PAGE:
Last night my friend confessed to me that her 9-year-old son is dressing up in drag! She told me this is a new behavior of his since she recently attended a neighborhood local library's, Drag Queen Story Hour. She continued to tell me that he used to like to play with Legos and build things. Now, he is questioning if he is a boy or girl. She is devastated. How many more children are out there confused about who they are after being exposed to the Drag Queen Story Hour?I am a concerned parent. I have friends who are drag queens and members of the LGBTQ community as I use to be a model and actress living in Hollywood in my 20s. I met people from all walks of life. Never have I felt annoyed about alternative lifestyles until now. I have done a lot of soul searching about why I am now feeling upset with this community. On one hand, I empathize with their need to feel accepted in mainstream society. I get it. After years of bullying from others and feeling less than, they are fighting back, organizing, getting their message of “accept me for who I am” out there in the public sphere. On the the other hand, their message of, we need to "groom the next generation," as the drag queen, Joe Faragher, recently put it, is frightening, upsetting, and disturbing because it puts ideas into children's heads that they can't yet process or fully comprehend.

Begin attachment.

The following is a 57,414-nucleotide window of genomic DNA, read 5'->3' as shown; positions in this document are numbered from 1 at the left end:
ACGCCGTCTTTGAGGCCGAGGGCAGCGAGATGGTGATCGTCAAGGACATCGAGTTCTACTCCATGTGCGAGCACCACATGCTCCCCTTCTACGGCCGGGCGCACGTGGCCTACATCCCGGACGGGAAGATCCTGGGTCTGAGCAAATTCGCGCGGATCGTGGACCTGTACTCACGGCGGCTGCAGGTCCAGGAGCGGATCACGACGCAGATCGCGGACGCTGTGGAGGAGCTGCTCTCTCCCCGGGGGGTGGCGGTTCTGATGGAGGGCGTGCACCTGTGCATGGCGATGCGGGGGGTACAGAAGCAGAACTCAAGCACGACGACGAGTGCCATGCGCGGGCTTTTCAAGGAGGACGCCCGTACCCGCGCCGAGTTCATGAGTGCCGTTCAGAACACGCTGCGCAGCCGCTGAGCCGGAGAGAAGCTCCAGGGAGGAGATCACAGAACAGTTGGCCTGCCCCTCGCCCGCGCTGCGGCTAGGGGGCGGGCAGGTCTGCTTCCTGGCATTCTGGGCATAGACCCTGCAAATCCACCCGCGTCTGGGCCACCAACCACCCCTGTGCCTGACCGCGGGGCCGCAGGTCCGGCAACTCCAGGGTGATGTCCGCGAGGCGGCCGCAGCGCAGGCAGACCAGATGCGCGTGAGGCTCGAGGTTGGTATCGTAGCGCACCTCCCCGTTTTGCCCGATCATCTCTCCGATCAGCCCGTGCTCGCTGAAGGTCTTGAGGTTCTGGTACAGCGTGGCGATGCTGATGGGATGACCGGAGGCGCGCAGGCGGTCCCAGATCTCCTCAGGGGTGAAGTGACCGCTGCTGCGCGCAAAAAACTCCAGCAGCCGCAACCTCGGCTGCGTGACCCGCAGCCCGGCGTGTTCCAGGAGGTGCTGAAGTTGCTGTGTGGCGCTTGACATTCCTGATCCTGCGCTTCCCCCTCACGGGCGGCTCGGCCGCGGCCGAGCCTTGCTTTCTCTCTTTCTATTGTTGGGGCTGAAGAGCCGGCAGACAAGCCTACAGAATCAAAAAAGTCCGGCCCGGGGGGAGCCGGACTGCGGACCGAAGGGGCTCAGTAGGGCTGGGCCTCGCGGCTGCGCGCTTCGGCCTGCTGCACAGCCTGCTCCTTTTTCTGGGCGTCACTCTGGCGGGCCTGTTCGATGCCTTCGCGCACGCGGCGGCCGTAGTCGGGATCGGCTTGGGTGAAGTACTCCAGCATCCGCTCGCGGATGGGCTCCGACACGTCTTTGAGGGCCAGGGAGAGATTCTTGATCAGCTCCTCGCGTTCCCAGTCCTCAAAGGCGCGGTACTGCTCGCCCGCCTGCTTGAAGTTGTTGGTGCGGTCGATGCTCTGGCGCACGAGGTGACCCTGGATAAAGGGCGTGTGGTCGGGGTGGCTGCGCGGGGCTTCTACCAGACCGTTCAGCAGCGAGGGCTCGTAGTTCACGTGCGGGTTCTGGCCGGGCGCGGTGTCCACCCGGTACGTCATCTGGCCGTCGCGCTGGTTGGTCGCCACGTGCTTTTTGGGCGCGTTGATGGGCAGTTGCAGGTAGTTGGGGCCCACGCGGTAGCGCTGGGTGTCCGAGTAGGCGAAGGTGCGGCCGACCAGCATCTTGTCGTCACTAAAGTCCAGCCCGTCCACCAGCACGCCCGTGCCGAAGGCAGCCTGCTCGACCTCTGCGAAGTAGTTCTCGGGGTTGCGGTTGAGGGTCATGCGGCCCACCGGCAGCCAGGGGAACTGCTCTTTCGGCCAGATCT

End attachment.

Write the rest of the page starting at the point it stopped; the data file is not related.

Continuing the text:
Children have lower executive functioning skills than adults. They think concretely or in black and white. They are not able to discern for themselves about gender identity and what it truly means to be a man or woman, much less to be a man dressed up as a provocatively dressed female. Do you think it's healthy for children to be exposed to this? To me, it really is a no-brainer and not a political question, it's plain psychology.I believe that purposefully confusing children about sexual identity, male and female gender roles, and unhealthy lifestyles is more of an agenda coming from the LGBTQ activist community to put ideas in children's heads that are destructive, not constructive.So what's the solution? Should we allow drag queens to teach literacy in neighborhood libraries so they can normalize the drag queen lifestyle to make themselves feel better, or should we teach the social construct of tolerance to children by using healthy role models in society such as librarians and teachers who are credentialed to do so. Also, children need less complex tolerance curriculum in which to learn from, rather than drag queen curriculum. Maybe learning about Helen Keller would be a good starting point. The idea of teaching a child tolerance and love and acceptance should not jeopardize a child's capability of understanding themselves, just to make a drag queen feel better. Who is this really about anyway?